When visiting another country, most of us stick to the same itineraries followed by tour companies and birders doing it on their own. Why not? That way, we already know the logistics, and more or less what to expect. It is the easiest route to take so why not stick to the road well traveled?
While there is nothing wrong with birding in the same places as thousands of other folks with binoculars have done, there are a few good reasons to leave the trodden path for birding in Costa Rica. Some excellent sites are actually not visited by tours and not because they don’t come with suitable accommodation. Such sites are usually left off the itinerary because the distances and travel times just don’t work with the rest of the tour, or the agency doesn’t even know about those places where you can watch birds in primary rainforest, enjoy excellent organic meals, and where the non-birding spouse can do some fish watching while snorkeling.
I visited just such a place last weekend when I guided our local birding club at Saladero Lodge. Situated on the forested shores of the Golfo Dulce, Saladero is run by an American-British couple who always make guests feel at home and strive to give them an unforgettable trip. At least that’s how I felt after two nights at Saladero. The food was excellent as was the service, and the scenery wasn’t so bad either…
But what about the birding? Well, that was pretty nice too…
The best species was Yellow-billed Cotinga, a highly endangered bird that requires lowland rainforest near tall mangroves. That uncommon combination combined with a small range of just southern Costa Rica and Panama makes it a rare bird indeed. But, since Saladero meets those requirements, the cotinga can be seen most mornings as it moves through the area. Thanks to local guide Stacey Hollis, we saw four. Check out Stacie’s well written blog!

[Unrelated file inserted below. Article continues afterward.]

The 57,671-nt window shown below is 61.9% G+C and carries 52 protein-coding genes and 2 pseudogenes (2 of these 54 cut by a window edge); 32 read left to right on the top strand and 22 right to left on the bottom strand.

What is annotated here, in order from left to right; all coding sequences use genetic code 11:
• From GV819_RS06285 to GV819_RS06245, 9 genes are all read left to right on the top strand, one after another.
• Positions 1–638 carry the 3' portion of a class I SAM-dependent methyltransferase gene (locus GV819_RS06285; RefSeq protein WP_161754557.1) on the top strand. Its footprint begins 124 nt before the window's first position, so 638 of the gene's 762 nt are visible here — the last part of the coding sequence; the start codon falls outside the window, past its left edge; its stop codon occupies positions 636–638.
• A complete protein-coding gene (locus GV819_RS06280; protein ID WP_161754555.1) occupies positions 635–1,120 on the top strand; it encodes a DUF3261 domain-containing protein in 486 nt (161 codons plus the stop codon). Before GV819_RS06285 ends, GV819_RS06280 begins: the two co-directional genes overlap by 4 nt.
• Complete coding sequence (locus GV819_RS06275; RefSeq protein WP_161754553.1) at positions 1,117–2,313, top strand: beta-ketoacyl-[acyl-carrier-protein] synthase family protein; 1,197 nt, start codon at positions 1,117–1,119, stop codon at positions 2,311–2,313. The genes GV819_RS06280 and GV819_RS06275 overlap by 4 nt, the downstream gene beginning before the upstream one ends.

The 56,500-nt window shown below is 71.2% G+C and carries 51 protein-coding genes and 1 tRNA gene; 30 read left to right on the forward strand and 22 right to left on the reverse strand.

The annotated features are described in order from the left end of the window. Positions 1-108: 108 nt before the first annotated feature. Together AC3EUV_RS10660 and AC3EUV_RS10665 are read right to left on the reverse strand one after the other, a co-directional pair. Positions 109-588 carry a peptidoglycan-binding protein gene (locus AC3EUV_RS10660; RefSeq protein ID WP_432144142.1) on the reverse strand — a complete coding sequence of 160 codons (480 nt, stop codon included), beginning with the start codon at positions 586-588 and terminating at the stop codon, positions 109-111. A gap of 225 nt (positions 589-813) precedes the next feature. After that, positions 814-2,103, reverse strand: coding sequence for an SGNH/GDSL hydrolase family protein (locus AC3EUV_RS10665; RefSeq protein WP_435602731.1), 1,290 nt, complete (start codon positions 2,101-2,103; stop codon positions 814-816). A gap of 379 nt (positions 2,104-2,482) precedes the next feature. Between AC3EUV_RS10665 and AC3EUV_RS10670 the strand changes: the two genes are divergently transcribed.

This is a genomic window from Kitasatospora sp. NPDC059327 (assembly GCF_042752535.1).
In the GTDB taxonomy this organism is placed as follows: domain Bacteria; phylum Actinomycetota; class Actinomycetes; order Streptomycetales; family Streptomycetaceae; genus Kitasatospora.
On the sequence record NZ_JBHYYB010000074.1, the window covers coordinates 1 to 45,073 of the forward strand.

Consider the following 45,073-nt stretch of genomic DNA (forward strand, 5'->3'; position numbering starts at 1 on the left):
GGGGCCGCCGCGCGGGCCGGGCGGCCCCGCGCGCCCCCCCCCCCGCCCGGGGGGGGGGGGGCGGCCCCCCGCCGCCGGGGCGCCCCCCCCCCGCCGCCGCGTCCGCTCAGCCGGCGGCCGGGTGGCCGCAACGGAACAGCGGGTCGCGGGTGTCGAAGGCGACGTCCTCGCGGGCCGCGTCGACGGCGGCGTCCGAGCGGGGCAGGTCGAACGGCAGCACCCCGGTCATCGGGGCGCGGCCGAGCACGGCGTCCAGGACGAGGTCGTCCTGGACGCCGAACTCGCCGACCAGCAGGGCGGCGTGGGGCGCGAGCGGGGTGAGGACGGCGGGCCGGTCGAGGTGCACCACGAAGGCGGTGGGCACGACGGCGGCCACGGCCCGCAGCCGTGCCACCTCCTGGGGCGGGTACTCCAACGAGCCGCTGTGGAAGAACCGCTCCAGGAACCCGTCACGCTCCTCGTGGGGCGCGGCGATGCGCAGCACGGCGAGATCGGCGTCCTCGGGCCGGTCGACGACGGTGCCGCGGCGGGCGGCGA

Other benefits of birding right from the area around the cabinas were sightings of various tanagers, Baird’s Trogon, Golden-naped Woodpecker, woodcreepers, Black-bellied and Riverside Wrens, White Hawk, and other rainforest species. A tame Great Tinamou was a good sign of a protected forest sans hunting pressure as were the presence of calling Great Curassows and Marbled Wood-Quail in the nearby forest.
Band-tailed Barbthroat was also common near the lodge.
Speaking of the forest, it looked fantastic; immense, old trees were the norm. I would have liked to have birded more inside that beautiful part of Piedras Blancas National Park but will hopefully do so on my next trip there. The little interior forest birding that was done yielded Golden-crowned Spadebill, Black-faced Anthrush, Scaly-throated Leaftosser, trogons, and some other birds. I’m sure there is also a lot more to be had, especially considering that a Crested Eagle was photographed in this area just two years ago!
Add in the good birding in open and edge habitats en route to Golfito and a trip to Saladero can result in a large number of species including an excellent selection of quality species (including birds like Red-rumped Woodpecker and Black-cheeked Ant-Tanager, both of which were seen en route).
Last but not least, I should also mention that the night birding is pretty good. Crested Owls were heard each night and appear to be fairly common there, Mottled was also heard and Black and white is sometimes also present. Tropical Screech-Owl can also be found, and we heard the local variety of Vermiculated Screech-Owl. If we would have done some night birding inside the forest, I dare say we would have probably seen that and more.
The South Pacific form of Vermiculated Screech-Owl, a likely split. This one was from Esquinas Lodge.
Other benefits of staying at Saladero include supporting a sustainable venture that is closely involved with local conservation efforts, watching sea turtles and other occasional aquatic wildlife of the gulf, fishing in pristine waters for your own dinner (we dined on a fantastic Snook!), snorkeling in clear tropical waters with lots of fish, and staying at one of the more remote and wild spots in Costa Rica. If that sounds interesting, let me know, we can plan a trip!
Until next time!